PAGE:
Drew: I want everyone to read it. Everybody should buy it! I think there are elements in it that will appeal to everyone—especially southerners. I used the word “colored” in the title because at some level we are all “colored”. But then too, I want folks to understand how being black—or a person of a darker color—unbalances the conservation conversation. Being a southern black American dispossessed of land can lead to dire consequences. There’s the syndrome of the diaspora where we try hard to reconnect to the mother that raised us. That’s why I said earlier that good writing as far as I define it begins with a home story. Home might be a house—an address. But then that house sits on soil. It doesn’t have to be hundreds of acres or even rural land. But that connection to bedrock—whether under asphalt or some agrarian or wild landscape somewhere—there’s connection we crave. And so I want black folks to read this book and see that what we have in the South is a chance to regain that reconnection. I think our reparations are in part soil-bound. I want us all to be a part of the conversations about how we move forward sustainably with respect for nature and its role in our lives and our role in making sure there’s abundance left for generations to come.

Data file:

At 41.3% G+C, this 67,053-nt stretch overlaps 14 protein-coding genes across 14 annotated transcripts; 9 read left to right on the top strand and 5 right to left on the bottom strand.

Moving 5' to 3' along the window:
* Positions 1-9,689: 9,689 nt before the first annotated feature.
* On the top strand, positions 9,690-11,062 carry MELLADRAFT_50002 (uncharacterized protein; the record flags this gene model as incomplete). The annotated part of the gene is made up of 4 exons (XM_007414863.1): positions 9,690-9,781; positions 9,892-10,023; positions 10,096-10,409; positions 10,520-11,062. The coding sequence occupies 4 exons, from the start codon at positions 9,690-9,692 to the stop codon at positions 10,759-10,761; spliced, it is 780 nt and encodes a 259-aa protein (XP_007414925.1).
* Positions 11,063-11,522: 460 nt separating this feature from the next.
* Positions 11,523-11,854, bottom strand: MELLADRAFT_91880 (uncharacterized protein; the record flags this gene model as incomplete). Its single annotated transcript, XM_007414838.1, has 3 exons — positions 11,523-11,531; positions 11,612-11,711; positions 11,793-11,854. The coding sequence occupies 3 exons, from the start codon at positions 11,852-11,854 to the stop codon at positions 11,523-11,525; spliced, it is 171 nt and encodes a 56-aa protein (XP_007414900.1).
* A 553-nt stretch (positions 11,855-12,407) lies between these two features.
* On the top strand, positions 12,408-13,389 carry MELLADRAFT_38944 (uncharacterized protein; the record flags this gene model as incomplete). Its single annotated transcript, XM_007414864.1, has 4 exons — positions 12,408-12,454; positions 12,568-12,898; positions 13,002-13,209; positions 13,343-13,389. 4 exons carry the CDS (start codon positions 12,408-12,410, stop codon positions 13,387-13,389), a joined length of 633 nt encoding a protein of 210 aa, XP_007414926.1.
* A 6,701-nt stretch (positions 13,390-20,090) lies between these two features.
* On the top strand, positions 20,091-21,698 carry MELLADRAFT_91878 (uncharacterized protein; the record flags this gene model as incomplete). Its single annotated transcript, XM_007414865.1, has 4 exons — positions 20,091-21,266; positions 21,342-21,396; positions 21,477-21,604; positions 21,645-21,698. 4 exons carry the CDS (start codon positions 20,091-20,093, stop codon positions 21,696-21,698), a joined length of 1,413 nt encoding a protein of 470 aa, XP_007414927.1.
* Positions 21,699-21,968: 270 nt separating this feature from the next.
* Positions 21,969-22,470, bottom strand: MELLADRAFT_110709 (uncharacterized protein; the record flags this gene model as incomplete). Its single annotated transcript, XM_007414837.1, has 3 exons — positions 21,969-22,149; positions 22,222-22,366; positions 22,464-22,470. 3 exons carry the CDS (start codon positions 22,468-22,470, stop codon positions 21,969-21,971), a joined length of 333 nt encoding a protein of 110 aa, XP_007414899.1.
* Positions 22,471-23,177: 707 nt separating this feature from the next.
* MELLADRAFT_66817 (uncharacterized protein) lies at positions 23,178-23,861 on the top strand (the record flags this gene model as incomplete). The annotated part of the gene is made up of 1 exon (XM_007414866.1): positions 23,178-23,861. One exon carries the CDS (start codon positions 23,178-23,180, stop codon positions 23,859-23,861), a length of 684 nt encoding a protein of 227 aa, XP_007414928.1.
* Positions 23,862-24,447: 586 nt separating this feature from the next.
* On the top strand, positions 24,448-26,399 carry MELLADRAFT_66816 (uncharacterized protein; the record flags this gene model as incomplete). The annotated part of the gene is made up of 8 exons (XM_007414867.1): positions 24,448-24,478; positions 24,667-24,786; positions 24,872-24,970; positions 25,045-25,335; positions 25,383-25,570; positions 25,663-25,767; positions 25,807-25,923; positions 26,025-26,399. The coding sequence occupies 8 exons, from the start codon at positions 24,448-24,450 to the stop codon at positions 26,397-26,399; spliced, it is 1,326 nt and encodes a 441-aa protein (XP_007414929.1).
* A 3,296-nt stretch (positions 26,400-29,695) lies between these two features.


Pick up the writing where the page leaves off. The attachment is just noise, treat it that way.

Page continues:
Shari: You’re being compared to both great outdoor writers and the gods of Southern literature. Are you inspired by the comparisons or daunted by them?
Drew: I’m humbled. Truly humbled. I write because it’s the closest thing to art that I can do. When someone reads my words and compares them to anyone else who’s had some sort of deep impact I am inspired too. I am inspired to be different and make a different difference. I’m new at this creative writing thing in many ways and so any traction that I can gain to go forward in ever more evocative ways is what I’m after. I’m grateful for any comparisons to greatness. I want to work really hard to earn the good that comes from such expectations.